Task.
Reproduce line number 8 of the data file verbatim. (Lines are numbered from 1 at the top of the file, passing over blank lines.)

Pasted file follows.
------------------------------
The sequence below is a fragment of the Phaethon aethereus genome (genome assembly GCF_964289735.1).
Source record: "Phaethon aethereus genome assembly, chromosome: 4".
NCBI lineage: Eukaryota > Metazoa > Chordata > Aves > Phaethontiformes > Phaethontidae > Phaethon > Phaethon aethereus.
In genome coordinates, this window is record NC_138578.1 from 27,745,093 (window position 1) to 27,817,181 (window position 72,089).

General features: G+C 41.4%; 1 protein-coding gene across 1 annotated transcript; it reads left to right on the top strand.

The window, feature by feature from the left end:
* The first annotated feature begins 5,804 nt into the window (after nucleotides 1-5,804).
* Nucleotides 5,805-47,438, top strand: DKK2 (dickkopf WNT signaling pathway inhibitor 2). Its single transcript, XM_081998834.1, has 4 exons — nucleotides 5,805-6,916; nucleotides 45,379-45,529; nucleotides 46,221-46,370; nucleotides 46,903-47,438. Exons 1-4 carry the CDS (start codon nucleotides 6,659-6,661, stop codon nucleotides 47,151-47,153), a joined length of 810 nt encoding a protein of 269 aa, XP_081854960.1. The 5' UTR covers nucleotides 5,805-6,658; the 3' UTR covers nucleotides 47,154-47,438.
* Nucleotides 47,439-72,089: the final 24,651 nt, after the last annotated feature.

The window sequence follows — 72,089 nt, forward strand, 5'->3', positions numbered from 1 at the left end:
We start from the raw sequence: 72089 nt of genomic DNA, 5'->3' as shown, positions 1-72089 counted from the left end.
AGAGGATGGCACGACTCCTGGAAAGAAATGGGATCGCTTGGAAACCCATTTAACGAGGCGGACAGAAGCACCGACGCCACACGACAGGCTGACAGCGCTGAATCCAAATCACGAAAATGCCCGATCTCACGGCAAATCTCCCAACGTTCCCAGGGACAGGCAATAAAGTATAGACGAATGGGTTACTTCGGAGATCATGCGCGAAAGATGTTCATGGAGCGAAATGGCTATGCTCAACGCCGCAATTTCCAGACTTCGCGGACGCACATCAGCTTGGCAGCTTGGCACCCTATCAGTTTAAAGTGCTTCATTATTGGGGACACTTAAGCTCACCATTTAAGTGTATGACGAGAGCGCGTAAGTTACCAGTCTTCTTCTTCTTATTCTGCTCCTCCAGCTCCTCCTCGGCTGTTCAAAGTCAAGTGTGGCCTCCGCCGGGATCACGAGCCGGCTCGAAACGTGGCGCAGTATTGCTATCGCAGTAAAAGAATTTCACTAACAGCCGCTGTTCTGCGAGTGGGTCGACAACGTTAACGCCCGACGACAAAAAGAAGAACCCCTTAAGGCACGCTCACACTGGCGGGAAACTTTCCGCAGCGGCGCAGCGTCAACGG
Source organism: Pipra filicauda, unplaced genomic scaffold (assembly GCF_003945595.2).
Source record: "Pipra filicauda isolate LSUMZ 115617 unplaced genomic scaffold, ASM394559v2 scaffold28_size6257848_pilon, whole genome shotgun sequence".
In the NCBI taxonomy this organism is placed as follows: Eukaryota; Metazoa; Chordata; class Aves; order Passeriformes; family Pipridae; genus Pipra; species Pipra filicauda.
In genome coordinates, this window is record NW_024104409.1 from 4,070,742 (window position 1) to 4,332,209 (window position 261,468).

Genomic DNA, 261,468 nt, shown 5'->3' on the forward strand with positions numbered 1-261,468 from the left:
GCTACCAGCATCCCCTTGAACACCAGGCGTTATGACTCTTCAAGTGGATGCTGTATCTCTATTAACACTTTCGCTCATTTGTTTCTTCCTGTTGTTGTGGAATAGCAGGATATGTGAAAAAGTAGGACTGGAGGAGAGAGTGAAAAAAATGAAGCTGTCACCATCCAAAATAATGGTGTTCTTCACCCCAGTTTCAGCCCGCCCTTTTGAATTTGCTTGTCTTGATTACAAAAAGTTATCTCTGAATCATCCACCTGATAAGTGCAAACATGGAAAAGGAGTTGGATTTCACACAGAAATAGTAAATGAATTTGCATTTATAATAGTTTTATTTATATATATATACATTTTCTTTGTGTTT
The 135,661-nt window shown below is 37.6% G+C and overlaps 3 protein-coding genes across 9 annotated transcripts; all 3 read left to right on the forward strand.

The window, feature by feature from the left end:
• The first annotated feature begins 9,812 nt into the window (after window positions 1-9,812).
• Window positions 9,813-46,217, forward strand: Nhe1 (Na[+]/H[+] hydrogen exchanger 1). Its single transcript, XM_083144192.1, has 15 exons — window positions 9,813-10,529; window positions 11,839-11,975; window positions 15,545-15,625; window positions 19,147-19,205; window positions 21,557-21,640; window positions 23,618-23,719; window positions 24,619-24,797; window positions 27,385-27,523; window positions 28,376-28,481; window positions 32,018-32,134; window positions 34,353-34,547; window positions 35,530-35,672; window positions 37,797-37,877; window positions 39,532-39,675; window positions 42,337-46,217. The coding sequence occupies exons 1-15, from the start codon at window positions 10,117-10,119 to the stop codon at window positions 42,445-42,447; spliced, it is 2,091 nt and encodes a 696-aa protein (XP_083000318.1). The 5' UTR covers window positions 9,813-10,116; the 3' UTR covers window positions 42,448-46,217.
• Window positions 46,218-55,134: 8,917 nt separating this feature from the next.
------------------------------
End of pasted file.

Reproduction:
* Nucleotides 5,805-47,438, top strand: DKK2 (dickkopf WNT signaling pathway inhibitor 2). Its single transcript, XM_081998834.1, has 4 exons — nucleotides 5,805-6,916; nucleotides 45,379-45,529; nucleotides 46,221-46,370; nucleotides 46,903-47,438. Exons 1-4 carry the CDS (start codon nucleotides 6,659-6,661, stop codon nucleotides 47,151-47,153), a joined length of 810 nt encoding a protein of 269 aa, XP_081854960.1. The 5' UTR covers nucleotides 5,805-6,658; the 3' UTR covers nucleotides 47,154-47,438.